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What Are My Retirement Plan Design Options? Part One: Profit Sharing Thumbnail

What Are My Retirement Plan Design Options? Part One: Profit Sharing

Whether you already have a retirement plan or you are thinking of adding one to your business, knowing your plan design options will make sure you're maximizing every benefit. I have talked about cash balance plans before. But over the next couple of months I will breakdown all the options for defined contribution retirement plans. Going through the various plan options available to plan sponsors and giving examples of how they work in the real world. This will help give business owners and their employees the information needed to match their plan design to their actual needs.


Minimize Cost

Attract and Retain Employees

Maximize Tax Benefits

Profit Sharing Plan
401(k) Plan

Safe Harbor 401(k)
Cash Balance Plan

Social Security Integration with 401(k)
Cross-tested 401(k) Plan
Personal Pension Plan


A defined contribution plan is a retirement savings vehicle that lets employees, and sometimes their employers, contribute to a tax-advantaged retirement account. In most plans, contributions help lower taxable income and growth in the account are tax-free until the money is withdrawn. There are also Roth contributions available in most plans that can grow and be withdrawn tax free. In all defined contribution plans, investment risks and the potential for gain are borne by the participating employee, not the employer. Though some employers offer matching contributions to encourage workers to contribute to the plan, the ultimate decision to save rests with the employee. Employees have substantial control over how the contributions to their plan are invested and may generally choose from an assortment of investment options allowing for diversification. Examples of defined contribution plan options and features include profit sharing employer contributions, 401(k) employee deferrals, Safe Harbor contributions, and Social Security Integration.

Profit Sharing Plan

The first plan type that we will cover today is a Profit Sharing Plan. These types of plans are typically used when companies seek to maintain flexibility in making contributions. These Plans are funded by the business as tax-deductible contributions. The contributions can be discretionary and are generally not required every year. This is especially important in today's employment environment. As a business owner you may not want to commit to a pay raise across the board. Instead, make a  payment to their profit sharing plan as a way to reward your employees.  To further maintain some control on the contributions, plan sponsors can subject employees to a vesting schedule. All contributions are based on a flat percentage of salary for all eligible employees.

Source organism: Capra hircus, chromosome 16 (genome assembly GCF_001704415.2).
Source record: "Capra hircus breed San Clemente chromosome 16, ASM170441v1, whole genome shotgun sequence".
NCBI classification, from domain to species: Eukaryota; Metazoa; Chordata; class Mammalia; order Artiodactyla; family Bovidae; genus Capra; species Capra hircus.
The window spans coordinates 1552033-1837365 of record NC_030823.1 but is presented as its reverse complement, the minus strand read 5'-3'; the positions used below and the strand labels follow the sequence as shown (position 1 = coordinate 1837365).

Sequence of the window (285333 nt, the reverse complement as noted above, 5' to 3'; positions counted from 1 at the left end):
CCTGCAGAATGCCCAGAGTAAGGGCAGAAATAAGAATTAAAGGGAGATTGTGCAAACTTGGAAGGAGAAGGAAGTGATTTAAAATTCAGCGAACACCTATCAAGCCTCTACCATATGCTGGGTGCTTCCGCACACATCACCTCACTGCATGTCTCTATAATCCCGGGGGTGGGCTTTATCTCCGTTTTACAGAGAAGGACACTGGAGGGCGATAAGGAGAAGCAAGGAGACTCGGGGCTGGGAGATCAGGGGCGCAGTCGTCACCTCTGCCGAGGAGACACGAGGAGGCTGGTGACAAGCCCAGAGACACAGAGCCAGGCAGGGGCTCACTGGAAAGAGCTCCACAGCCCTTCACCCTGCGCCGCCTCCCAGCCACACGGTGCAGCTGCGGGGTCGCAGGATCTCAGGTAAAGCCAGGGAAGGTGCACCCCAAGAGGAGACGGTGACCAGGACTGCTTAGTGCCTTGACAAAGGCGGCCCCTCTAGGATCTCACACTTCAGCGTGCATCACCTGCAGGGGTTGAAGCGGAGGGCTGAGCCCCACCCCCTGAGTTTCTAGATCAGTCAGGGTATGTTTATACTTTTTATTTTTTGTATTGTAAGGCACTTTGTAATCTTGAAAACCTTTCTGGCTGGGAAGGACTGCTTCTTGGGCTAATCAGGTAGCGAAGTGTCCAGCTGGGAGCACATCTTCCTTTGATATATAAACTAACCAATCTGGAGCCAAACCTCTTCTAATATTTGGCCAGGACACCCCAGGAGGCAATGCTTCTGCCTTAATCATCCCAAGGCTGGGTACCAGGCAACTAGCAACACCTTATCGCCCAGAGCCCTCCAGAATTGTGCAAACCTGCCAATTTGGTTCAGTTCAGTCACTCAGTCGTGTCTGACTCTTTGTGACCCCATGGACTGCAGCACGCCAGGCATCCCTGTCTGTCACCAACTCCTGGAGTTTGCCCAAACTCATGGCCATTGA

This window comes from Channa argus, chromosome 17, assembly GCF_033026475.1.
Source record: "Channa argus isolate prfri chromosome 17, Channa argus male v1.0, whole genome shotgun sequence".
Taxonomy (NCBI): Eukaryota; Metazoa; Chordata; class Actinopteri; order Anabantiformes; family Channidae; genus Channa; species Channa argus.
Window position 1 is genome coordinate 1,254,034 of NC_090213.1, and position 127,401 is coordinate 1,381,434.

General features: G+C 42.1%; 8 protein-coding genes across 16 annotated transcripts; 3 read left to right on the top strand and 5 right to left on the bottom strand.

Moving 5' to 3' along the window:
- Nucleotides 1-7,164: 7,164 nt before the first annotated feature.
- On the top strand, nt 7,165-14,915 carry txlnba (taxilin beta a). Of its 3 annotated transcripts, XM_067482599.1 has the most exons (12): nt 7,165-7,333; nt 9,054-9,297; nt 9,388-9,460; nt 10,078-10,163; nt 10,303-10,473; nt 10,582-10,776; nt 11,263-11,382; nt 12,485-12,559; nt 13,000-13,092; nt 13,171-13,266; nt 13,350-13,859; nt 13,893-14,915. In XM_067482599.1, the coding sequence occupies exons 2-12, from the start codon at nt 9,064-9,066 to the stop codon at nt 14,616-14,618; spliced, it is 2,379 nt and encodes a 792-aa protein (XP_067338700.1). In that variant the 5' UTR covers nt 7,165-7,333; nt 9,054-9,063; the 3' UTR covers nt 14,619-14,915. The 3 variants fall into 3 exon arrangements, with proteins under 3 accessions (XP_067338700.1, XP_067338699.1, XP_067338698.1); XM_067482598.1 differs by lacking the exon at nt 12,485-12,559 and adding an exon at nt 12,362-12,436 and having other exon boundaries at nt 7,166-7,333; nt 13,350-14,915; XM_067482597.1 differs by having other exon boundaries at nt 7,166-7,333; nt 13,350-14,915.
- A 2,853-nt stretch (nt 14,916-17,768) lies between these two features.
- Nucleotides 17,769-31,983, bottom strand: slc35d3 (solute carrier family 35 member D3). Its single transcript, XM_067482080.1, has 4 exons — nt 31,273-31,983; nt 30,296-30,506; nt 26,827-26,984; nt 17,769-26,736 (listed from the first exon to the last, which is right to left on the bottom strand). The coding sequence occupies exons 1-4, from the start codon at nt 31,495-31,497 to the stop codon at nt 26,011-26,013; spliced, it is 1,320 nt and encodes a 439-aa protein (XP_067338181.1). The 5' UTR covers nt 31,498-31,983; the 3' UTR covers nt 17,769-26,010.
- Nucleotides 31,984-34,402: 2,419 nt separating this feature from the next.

Below is an example of a business owner who wants to maximize their deferral. The 2 owners put in $103,000 into the profit sharing plan for themselves, which equates to 20% of their eligible compensation. They now have to give a 20% contribution based all other employee's eligible compensation. Based on their employee's compensation, their employee's total contributions would be $40,000.  And remember these contributions are tax-deductible. Not a bad deal!




Allocation Rate
for Employer

Owner 155$290,000
Owner 245$225,000
Employee 155$62,000
Employee 246$53,000
Employee 335$47,000
Employee 426$38,000


While is this a good retirement vehicle, there are some limitations and it's not very targeted. But it's the backbone that all other retirement plans are built on. And for getting in maximum contributions and rewarding your employees, it's great. In our next plan design post I will cover the 401(k) option, which addresses some of the profit sharing plan's limitations.

Questions about your plan design? Let's chat.

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The opinions expressed and material provided are for general information, and should not be considered a solicitation for the purchase or sale of any security.